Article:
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Professor Stephen Hawking died today (March 14, 2018) aged 76 at his home in Cambridge, UK. Best known for his theory of cosmology that unified quantum mechanics with Einstein’s General Theory of Relativity, and for his book a Brief History of Time that brought his concepts to a wider general audience, Professor Hawking is quite possibly one of the most important and well-known voices in the scientific world.

Among many things, Professor Hawking had a lot to say about artificial intelligence – its dangers, its opportunities and what we should be thinking about, not just as scientists and technologists, but as humans.

Over the years, Hawking has remained cautious and consistent in his views on the topic constantly urging AI researchers and machine learning developers to consider the wider implications of their work on society and the human race itself.  The machine learning community is quite divided on all the issues Hawking has raised and will probably continue to be so as the field grows faster than it can be fathomed.

Here are 5 widely debated things Stephen Hawking said about AI arranged in chronological order – and if you’re going to listen to anyone, you’ve surely got to listen to him?  

On artificial intelligence ending the human race

The development of full artificial intelligence could spell the end of the human race….It would take off on its own, and re-design itself at an ever-increasing rate. Humans, who are limited by slow biological evolution, couldn’t compete and would be superseded.

From an interview with the BBC, December 2014

On the future of AI research

The establishment of shared theoretical frameworks, combined with the availability of data and processing power, has yielded remarkable successes in various component tasks such as speech recognition, image classification, autonomous vehicles, machine translation, legged locomotion, and question-answering systems.

As capabilities in these areas and others cross the threshold from laboratory research to economically valuable technologies, a virtuous cycle takes hold whereby even small improvements in performance are worth large sums of money, prompting greater investments in research. There is now a broad consensus that AI research is progressing steadily, and that its impact on society is likely to increase…. Because of the great potential of AI, it is important to research how to reap its benefits while avoiding potential pitfalls.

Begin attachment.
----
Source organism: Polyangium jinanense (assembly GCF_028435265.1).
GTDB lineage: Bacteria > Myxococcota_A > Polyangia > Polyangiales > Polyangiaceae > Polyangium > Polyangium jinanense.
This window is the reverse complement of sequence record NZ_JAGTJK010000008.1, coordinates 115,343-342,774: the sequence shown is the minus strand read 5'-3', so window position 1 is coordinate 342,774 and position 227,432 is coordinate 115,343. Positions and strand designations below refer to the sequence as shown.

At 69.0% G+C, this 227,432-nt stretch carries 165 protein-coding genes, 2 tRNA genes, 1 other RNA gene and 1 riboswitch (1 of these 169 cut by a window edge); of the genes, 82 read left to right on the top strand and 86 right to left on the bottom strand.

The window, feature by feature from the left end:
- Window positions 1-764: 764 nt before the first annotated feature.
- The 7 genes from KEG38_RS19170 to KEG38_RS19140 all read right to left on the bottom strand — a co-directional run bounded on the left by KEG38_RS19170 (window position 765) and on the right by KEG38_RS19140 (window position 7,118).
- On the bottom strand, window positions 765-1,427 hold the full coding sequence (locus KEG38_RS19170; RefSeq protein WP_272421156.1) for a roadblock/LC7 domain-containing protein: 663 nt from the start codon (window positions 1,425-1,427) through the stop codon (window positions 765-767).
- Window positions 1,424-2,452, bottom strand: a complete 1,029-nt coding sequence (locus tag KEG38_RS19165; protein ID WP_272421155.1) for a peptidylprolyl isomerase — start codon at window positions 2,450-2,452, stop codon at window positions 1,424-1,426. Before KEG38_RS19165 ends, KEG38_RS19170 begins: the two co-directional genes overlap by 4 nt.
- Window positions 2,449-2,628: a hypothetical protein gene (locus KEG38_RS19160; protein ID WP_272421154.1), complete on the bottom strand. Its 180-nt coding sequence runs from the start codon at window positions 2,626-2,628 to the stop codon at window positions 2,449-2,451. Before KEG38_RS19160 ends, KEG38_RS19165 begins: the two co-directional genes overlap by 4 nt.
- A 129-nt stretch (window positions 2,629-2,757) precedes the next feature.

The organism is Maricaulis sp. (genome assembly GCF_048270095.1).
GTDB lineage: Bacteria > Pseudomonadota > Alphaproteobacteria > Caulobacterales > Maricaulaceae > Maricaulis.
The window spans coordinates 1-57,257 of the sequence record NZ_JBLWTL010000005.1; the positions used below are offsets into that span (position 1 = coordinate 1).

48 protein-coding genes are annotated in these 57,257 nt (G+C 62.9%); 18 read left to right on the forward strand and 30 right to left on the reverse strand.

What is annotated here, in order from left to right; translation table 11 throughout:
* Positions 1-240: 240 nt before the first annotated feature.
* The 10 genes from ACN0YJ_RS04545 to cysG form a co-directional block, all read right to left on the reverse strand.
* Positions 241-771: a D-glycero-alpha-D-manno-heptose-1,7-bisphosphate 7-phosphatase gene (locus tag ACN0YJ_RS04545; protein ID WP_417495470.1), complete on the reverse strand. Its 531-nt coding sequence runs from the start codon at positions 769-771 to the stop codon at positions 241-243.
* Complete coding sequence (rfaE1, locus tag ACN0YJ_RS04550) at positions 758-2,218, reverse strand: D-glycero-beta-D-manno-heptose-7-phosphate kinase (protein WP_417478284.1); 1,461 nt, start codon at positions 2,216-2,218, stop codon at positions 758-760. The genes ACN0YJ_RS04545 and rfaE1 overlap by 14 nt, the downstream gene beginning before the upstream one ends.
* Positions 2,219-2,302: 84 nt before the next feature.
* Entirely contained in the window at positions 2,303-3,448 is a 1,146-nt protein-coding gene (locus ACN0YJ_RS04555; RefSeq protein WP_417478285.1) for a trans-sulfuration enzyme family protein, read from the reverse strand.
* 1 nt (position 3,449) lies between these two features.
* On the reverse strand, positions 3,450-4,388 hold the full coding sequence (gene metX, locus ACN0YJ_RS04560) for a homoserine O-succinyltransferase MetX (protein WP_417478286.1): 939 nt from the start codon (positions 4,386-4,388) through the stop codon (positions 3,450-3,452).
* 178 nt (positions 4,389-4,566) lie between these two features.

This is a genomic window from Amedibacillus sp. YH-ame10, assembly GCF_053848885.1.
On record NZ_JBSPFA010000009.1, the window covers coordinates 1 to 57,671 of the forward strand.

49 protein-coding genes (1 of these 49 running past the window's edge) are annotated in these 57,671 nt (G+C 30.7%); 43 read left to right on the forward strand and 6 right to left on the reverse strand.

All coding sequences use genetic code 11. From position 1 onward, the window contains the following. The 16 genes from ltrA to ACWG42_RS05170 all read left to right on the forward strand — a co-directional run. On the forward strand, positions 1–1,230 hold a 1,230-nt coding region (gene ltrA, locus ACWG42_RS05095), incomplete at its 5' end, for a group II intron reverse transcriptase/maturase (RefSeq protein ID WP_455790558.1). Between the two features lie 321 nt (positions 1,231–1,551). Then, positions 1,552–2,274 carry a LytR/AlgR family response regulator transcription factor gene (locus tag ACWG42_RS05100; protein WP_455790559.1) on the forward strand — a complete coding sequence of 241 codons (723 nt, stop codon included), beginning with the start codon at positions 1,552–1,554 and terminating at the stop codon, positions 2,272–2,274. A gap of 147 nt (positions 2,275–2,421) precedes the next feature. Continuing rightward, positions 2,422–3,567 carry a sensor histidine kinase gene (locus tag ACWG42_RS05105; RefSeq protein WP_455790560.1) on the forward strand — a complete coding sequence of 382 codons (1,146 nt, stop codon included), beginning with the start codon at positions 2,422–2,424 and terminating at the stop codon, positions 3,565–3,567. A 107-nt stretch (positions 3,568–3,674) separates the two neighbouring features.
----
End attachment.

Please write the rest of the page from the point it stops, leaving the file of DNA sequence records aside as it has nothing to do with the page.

From Research Priorities for Robust and Beneficial Artificial Intelligence, an open letter co-signed by Hawking, January 2015

On AI emulating human intelligence

I believe there is no deep difference between what can be achieved by a biological brain and what can be achieved by a computer. It, therefore, follows that computers can, in theory, emulate human intelligence — and exceed it

From a speech given by Hawking at the opening of the Leverhulme Centre of the Future of Intelligence, Cambridge, U.K., October 2016

On making artificial intelligence benefit humanity

Perhaps we should all stop for a moment and focus not only on making our AI better and more successful but also on the benefit of humanity.

Taken from a speech given by Hawking at Web Summit in Lisbon, November 2017

On AI replacing humans

The genie is out of the bottle. We need to move forward on artificial intelligence development but we also need to be mindful of its very real dangers. I fear that AI may replace humans altogether. If people design computer viruses, someone will design AI that replicates itself. This will be a new form of life that will outperform humans.

From an interview with Wired, November 2017

Co-editor of the Packt Hub. Interested in politics, tech culture, and how software and business are changing each other.



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